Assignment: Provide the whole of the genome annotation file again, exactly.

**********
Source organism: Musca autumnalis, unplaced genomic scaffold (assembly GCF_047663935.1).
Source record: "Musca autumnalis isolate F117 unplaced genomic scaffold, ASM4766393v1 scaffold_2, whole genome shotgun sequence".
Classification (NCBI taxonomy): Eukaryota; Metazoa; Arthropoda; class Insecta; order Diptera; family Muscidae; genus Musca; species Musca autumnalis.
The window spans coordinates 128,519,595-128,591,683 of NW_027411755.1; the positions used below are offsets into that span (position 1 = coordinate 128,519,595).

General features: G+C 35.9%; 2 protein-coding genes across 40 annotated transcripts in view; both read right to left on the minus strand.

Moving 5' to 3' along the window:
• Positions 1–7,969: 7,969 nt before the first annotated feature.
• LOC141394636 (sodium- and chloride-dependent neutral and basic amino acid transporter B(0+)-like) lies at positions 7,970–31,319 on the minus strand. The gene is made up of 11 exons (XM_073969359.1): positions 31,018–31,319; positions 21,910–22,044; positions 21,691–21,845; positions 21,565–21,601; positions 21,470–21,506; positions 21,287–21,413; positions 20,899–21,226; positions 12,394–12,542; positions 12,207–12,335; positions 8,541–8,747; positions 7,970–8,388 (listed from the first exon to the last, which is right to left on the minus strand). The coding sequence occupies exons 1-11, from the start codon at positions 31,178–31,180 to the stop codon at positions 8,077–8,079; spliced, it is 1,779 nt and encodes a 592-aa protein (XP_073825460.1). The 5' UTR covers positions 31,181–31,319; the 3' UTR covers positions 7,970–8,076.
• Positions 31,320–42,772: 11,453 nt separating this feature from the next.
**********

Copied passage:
Source organism: Musca autumnalis, unplaced genomic scaffold (assembly GCF_047663935.1).
Source record: "Musca autumnalis isolate F117 unplaced genomic scaffold, ASM4766393v1 scaffold_2, whole genome shotgun sequence".
Classification (NCBI taxonomy): Eukaryota; Metazoa; Arthropoda; class Insecta; order Diptera; family Muscidae; genus Musca; species Musca autumnalis.
The window spans coordinates 128,519,595-128,591,683 of NW_027411755.1; the positions used below are offsets into that span (position 1 = coordinate 128,519,595).

General features: G+C 35.9%; 2 protein-coding genes across 40 annotated transcripts in view; both read right to left on the minus strand.

Moving 5' to 3' along the window:
• Positions 1–7,969: 7,969 nt before the first annotated feature.
• LOC141394636 (sodium- and chloride-dependent neutral and basic amino acid transporter B(0+)-like) lies at positions 7,970–31,319 on the minus strand. The gene is made up of 11 exons (XM_073969359.1): positions 31,018–31,319; positions 21,910–22,044; positions 21,691–21,845; positions 21,565–21,601; positions 21,470–21,506; positions 21,287–21,413; positions 20,899–21,226; positions 12,394–12,542; positions 12,207–12,335; positions 8,541–8,747; positions 7,970–8,388 (listed from the first exon to the last, which is right to left on the minus strand). The coding sequence occupies exons 1-11, from the start codon at positions 31,178–31,180 to the stop codon at positions 8,077–8,079; spliced, it is 1,779 nt and encodes a 592-aa protein (XP_073825460.1). The 5' UTR covers positions 31,181–31,319; the 3' UTR covers positions 7,970–8,076.
• Positions 31,320–42,772: 11,453 nt separating this feature from the next.